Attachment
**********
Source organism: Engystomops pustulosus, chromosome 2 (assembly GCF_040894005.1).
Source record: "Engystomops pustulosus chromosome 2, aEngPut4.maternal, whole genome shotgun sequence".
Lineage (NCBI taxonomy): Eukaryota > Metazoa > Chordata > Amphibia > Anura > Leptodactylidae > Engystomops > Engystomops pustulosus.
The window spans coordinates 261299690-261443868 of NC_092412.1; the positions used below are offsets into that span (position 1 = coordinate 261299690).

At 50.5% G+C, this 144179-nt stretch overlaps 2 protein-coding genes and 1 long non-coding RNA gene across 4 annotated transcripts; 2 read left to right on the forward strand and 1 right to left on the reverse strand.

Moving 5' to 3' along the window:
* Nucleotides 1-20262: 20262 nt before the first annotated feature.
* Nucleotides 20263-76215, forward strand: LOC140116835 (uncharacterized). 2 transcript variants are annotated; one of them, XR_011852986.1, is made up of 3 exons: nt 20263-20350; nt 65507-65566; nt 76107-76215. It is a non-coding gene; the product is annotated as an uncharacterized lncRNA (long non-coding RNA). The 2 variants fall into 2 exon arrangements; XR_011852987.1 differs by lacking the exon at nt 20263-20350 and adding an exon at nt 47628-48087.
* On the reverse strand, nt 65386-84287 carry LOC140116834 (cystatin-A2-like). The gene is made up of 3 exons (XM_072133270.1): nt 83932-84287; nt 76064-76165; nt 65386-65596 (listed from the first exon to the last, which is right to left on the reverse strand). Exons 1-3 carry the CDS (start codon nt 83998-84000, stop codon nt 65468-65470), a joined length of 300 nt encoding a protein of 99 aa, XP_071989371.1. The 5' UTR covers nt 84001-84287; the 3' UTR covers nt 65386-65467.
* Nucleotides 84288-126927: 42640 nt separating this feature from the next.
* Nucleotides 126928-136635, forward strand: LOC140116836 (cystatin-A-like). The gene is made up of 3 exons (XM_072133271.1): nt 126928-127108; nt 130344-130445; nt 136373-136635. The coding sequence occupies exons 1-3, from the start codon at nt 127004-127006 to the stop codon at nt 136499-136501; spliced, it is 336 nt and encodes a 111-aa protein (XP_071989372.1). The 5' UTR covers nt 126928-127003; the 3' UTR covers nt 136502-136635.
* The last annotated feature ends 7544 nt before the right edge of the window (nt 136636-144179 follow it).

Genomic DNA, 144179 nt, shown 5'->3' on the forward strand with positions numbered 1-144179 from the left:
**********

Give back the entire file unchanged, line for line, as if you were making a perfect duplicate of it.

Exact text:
Source organism: Engystomops pustulosus, chromosome 2 (assembly GCF_040894005.1).
Source record: "Engystomops pustulosus chromosome 2, aEngPut4.maternal, whole genome shotgun sequence".
Lineage (NCBI taxonomy): Eukaryota > Metazoa > Chordata > Amphibia > Anura > Leptodactylidae > Engystomops > Engystomops pustulosus.
The window spans coordinates 261299690-261443868 of NC_092412.1; the positions used below are offsets into that span (position 1 = coordinate 261299690).

At 50.5% G+C, this 144179-nt stretch overlaps 2 protein-coding genes and 1 long non-coding RNA gene across 4 annotated transcripts; 2 read left to right on the forward strand and 1 right to left on the reverse strand.

Moving 5' to 3' along the window:
* Nucleotides 1-20262: 20262 nt before the first annotated feature.
* Nucleotides 20263-76215, forward strand: LOC140116835 (uncharacterized). 2 transcript variants are annotated; one of them, XR_011852986.1, is made up of 3 exons: nt 20263-20350; nt 65507-65566; nt 76107-76215. It is a non-coding gene; the product is annotated as an uncharacterized lncRNA (long non-coding RNA). The 2 variants fall into 2 exon arrangements; XR_011852987.1 differs by lacking the exon at nt 20263-20350 and adding an exon at nt 47628-48087.
* On the reverse strand, nt 65386-84287 carry LOC140116834 (cystatin-A2-like). The gene is made up of 3 exons (XM_072133270.1): nt 83932-84287; nt 76064-76165; nt 65386-65596 (listed from the first exon to the last, which is right to left on the reverse strand). Exons 1-3 carry the CDS (start codon nt 83998-84000, stop codon nt 65468-65470), a joined length of 300 nt encoding a protein of 99 aa, XP_071989371.1. The 5' UTR covers nt 84001-84287; the 3' UTR covers nt 65386-65467.
* Nucleotides 84288-126927: 42640 nt separating this feature from the next.
* Nucleotides 126928-136635, forward strand: LOC140116836 (cystatin-A-like). The gene is made up of 3 exons (XM_072133271.1): nt 126928-127108; nt 130344-130445; nt 136373-136635. The coding sequence occupies exons 1-3, from the start codon at nt 127004-127006 to the stop codon at nt 136499-136501; spliced, it is 336 nt and encodes a 111-aa protein (XP_071989372.1). The 5' UTR covers nt 126928-127003; the 3' UTR covers nt 136502-136635.
* The last annotated feature ends 7544 nt before the right edge of the window (nt 136636-144179 follow it).

Genomic DNA, 144179 nt, shown 5'->3' on the forward strand with positions numbered 1-144179 from the left: